The city has announced an operator for a new parking garage in Broad Ripple.
Keystone Construction is the leading developer for the $15 million parking garage proposed for College and Broad Ripple Avenues. The City of Indianapolis will pay $6.35 million, using money from the parking meter deal.
"Parking is a big problem. Customers complain often," said retailer Jeannie Kaplan.
"We feel like we spend half of our lunch hour just to park and then you rush in to eat," said Marizka Davis.
The city says the Marathon gas station and the Marco's Pizza building will be demolished to make way for the 350-space garage, which will be situated just south of the canal. The garage would charge market rates.
"This is a big day for Broad Ripple," said Tom Healy, Broad Ripple Village Association.
Healy says the project transforms a blighted property into much-needed parking, taking pressure off nearby residential streets. Plus, it calls for first floor retail and a police substation in an area known for late night partiers.
"We feel we need increased IMPD presence in Broad Ripple, because we want our visitors to feel safe and secure when they come here," Healy said.
Keystone Construction, Walker Parking and Ratio Architects are partnering on the garage, one of seven groups to submit bids. Keystone, led by Irsal Ozdemir, is known for projects like 333 Mass Avenue and for being one of Mayor Greg Ballard's big campaign donors.
"Most of the companies like what we're doing in Indianapolis anyway and they want to see it continue, so some are contributing, there's no question about that," Ballard said. "But no, I had nothing to do with the bid process."Ballard will also have bragging rights that he awarded the deal to a minority-owned business since Keystone Construction's owner, Irsal Ozdemir, qualifies a minority-owned business as a Turkish immigrant. Wouldn't you like the government to pay for one-third of your private real estate development deals? If you or I wanted to undertake a deal like this we would have to cough up an equity investment paid out of our own pockets to secure a loan from a bank. These political insiders get their equity investments paid out of your pockets, and you're suppose to thank them for being such good corporate citizens.
Meanwhile, as Mayor Ballard is giving away more than $6 million of your taxpayer dollars to his fat cat contributor friends, IMPD is facing a potential reduction in the number of police officers because of a budget shortfall. In 2007, your local income taxes were raised 65%, or $90 million a year, in part, to hire 100 new police officers for the City. Those new hires never materialized despite the enactment of that tax increase. Mayor Ballard later added 50 new police officers using federal grant dollars, which was never meant as a permanent funding source for those positions. Despite pocketing the federal grant money, the Ballard administration failed to fill the number of police officer positions required in order to comply with the terms of the federal grant. That failure could lead to a loss of $3 million in federal funding. WRTV's Jack Rinehart explains:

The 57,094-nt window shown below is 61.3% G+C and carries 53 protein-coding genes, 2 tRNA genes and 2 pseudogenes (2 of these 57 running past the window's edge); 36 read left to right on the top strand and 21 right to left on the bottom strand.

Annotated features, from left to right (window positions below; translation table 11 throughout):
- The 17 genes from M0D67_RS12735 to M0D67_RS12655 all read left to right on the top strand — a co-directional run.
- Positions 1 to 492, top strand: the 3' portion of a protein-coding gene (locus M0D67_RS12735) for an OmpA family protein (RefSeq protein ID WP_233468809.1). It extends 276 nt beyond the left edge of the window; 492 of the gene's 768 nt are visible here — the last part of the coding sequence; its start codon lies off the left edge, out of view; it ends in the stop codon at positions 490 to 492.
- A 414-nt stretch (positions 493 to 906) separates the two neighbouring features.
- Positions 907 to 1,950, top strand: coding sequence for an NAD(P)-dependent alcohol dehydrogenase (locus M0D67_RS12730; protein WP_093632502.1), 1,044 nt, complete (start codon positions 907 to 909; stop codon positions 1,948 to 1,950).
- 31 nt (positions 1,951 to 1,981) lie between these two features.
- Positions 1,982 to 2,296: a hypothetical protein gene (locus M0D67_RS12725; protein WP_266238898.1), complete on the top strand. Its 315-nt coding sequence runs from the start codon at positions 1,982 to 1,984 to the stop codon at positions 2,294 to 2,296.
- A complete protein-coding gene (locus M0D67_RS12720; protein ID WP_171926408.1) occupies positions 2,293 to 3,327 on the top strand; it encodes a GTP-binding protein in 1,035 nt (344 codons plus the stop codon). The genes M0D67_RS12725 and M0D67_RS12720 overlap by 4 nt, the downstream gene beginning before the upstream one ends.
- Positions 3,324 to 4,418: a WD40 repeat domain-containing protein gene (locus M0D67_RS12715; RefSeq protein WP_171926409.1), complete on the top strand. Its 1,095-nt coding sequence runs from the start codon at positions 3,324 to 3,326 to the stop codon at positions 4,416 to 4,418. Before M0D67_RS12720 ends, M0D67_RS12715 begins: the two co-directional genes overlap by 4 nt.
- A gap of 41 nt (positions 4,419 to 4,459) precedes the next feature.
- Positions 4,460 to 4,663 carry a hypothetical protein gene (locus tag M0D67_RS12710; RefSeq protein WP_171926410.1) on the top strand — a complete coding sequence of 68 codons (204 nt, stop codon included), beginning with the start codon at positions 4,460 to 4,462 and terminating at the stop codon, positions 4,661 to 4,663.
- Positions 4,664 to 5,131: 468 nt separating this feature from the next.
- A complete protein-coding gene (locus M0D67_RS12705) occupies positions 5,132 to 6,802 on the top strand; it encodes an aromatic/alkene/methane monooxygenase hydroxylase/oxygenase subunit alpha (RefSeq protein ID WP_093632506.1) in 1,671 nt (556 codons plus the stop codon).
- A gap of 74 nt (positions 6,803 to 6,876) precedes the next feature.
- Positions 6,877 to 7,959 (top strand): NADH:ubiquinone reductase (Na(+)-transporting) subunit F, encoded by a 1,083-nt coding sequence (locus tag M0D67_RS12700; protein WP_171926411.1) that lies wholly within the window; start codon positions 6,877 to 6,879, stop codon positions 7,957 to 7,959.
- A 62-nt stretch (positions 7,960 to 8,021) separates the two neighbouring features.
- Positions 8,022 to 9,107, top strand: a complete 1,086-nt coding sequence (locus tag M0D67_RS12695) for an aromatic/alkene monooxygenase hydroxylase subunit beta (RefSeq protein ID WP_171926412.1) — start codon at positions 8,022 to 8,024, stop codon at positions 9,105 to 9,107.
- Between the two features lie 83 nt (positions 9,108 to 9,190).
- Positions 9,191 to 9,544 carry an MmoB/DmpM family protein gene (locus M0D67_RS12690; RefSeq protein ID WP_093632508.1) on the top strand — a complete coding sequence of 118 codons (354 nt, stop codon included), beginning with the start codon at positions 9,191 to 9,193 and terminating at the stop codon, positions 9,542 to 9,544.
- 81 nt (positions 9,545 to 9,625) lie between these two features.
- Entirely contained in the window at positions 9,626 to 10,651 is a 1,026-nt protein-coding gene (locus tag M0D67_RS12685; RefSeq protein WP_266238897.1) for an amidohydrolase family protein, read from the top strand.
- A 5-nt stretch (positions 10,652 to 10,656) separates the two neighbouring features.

IMPD could lose nearly $3 million in federal grants funding, money that pays the salaries of 50 police officers, FOP President Sgt. Bill Owensby said.
Current IMPD staffing is 1,626 officers, a number below what the federal government requires to retain the grant.
"We want to make sure we're not in violation," Owensby said.
In order to maintain the grant, IMPD officials padded the ranks with Indy Park Rangers to move the department back into compliance.
"If you're not meeting the standard of the grants, you stand to lose that money. That's a possibility; obviously, we're not trying to let that happen," Ballard said.
To compensate for the shortage of officers, the department said they will abandon the beat system and create larger target zones.
IMPD would put most officers into high-crime areas, a move that could leave some neighborhoods without a police presence.
"The public needs to be a little bit more informed of what's actually happening here. There are some people that aren't going to receive the coverage that they may have in the past," Owensby said.
The budget crisis has also curtailed a plan to hire a new recruit class in October.
Dr. Frank Straub, director of the Department of Public Safety, said he's looking for ways to avoid doing less with a smaller staff.
"Everybody in policing is thinking about how we do our jobs differently. How do we do our jobs more efficiently? How do we do it, realizing that a year or two or three years down the road, we may have less police officers?" Straub said.
The budget crunch is so tight, Straub said IMPD may have to follow the lead of other departments across the nation.
IMPD is considering recruiting civilian volunteers and hiring back retired police officers.